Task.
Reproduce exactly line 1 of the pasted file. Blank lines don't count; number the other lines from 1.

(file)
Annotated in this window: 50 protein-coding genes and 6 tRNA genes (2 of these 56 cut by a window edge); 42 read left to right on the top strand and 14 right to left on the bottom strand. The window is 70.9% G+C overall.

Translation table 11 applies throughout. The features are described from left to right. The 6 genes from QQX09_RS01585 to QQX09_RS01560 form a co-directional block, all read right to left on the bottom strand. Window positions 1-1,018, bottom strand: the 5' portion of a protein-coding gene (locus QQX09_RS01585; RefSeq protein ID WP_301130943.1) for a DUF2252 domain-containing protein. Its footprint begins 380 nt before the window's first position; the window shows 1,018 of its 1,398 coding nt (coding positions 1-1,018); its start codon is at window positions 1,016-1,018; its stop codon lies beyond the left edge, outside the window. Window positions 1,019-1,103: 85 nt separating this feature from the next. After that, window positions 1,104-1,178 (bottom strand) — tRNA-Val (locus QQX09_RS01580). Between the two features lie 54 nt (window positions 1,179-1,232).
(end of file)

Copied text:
Annotated in this window: 50 protein-coding genes and 6 tRNA genes (2 of these 56 cut by a window edge); 42 read left to right on the top strand and 14 right to left on the bottom strand. The window is 70.9% G+C overall.